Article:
The following can provide a more positive approach to handling a dog’s aggression.
1. Proper Leash Training
An effective way to curb your dog’s aggression is to keep them from establishing dominance or claiming the alpha status.
The best way to do this is to establish yourself as alpha without being too aggressive.
Fortunately, one effective way to do that is with a leash.
This is not only a tool to control your dogs when you’re out on promenades, or a means of restricting their movement in certain environments.
With proper leash training, it’s an excellent way to establish your dominance.
Your day may start with a morning outing. During this time, you should learn to use the leash to control and restrict your pet’s movement.
This way, you are dictating the pace of the walk and not them.
Dogs usually decide where to go and when to stop and smell the surroundings; when a dog strains against the leash to do this, use it to calmly yet firmly restrain them until they relax; once relaxed, you can give them the signal to sniff around and investigate.
In a way, you are permitting them to do what they want, but only when they’re relaxed.
Inside the home, leash training can be used to curb negative behaviors that could also lead to aggression.
For example, your dog may be aggressive and strive to dominate other pets in the house.
By keeping the leash on your aggressive dog, you can give them a nudge once they show signs of aggression, like snarling and showing teeth.
You can also use it to keep them from claiming spaces and becoming territorial. Stepping on their leash works similarly to what you do on walks, but you can use it to curb the undesired behavior.
Leash training takes time and commitment, but it can chip away the aggressive behavior.
The leash becomes a tool to show your dog you’re in control, but in a way that you’re not acting aggressive towards them.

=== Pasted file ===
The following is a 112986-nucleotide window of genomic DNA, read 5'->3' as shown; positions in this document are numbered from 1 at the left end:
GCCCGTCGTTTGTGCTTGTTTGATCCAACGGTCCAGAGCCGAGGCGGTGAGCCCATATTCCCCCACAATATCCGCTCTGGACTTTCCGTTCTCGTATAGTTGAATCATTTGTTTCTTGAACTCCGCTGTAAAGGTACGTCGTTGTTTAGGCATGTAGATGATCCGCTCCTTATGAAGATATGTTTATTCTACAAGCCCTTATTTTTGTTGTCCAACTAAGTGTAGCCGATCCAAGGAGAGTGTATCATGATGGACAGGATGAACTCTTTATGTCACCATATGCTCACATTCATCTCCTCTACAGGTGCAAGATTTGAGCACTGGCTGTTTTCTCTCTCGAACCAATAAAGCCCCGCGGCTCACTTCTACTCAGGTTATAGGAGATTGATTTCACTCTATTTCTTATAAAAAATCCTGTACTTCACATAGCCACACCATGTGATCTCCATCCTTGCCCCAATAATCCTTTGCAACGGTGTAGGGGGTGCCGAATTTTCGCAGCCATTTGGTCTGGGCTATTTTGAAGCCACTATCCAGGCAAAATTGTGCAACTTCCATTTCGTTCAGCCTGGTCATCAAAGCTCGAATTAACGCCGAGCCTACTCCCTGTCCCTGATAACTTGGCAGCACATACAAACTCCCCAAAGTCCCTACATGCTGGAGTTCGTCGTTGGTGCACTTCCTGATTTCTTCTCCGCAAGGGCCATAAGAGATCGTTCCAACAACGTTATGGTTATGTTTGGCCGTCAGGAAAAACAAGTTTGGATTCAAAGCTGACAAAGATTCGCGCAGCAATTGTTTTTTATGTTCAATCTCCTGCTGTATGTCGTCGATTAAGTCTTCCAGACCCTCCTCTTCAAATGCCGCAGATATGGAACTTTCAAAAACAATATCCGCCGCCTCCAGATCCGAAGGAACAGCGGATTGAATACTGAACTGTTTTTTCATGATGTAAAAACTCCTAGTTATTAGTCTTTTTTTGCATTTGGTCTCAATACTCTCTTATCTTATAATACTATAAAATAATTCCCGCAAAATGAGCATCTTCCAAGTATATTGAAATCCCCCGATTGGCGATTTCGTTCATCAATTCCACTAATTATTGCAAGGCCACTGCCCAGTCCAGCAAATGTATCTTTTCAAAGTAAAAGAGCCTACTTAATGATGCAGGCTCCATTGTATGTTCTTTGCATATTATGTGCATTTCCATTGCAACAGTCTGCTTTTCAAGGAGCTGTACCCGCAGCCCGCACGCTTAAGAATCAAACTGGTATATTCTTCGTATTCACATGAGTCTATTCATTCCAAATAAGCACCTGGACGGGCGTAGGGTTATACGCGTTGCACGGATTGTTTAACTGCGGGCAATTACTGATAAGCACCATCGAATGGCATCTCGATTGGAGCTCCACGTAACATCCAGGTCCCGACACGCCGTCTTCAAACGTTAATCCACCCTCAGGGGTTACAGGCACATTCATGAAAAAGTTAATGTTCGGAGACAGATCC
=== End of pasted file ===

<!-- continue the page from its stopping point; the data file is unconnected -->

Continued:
With the leash, they’re not free to do whatever they want, and they learn to regard you as the leader of the pack.
2. Food and Playtime
As an extension of your leash training, you can also train an aggressive dog with food and playtime.
Food and toys can be triggers for aggression to some dogs, especially if you have other dogs in your house.
They can become possessive or territorial, and this could lead to establishing dominance and fights.
What you can do as the alpha of the pack is to lead during these crucial times.
With food, since you’re the alpha, you get to decide when a pack member should eat. If you notice signs of aggression in your dog, you can assert your dominance by feeding him last.
At first, he may struggle with this, so you can put him in a crate or a separate area while you feed your other dogs.
While working with your dog on aggression, toys should be considered a reward for good behavior, so it is important to store them where your dogs cannot get to them.
When playtime is done, put the toy away. Once your dog is trained to not be aggressive, toys can come out of storage to be played with freely.
Training aggressive dogs takes time, effort, and consistency.
It could take weeks, months, or even years to correct undesirable behaviors.
It is important for you as the owner and alpha to stay consistent in training; if not, your pet could regress into the behavior you’ve worked so hard to change.
All dogs can be good dogs with the right training and a patient, steady owner.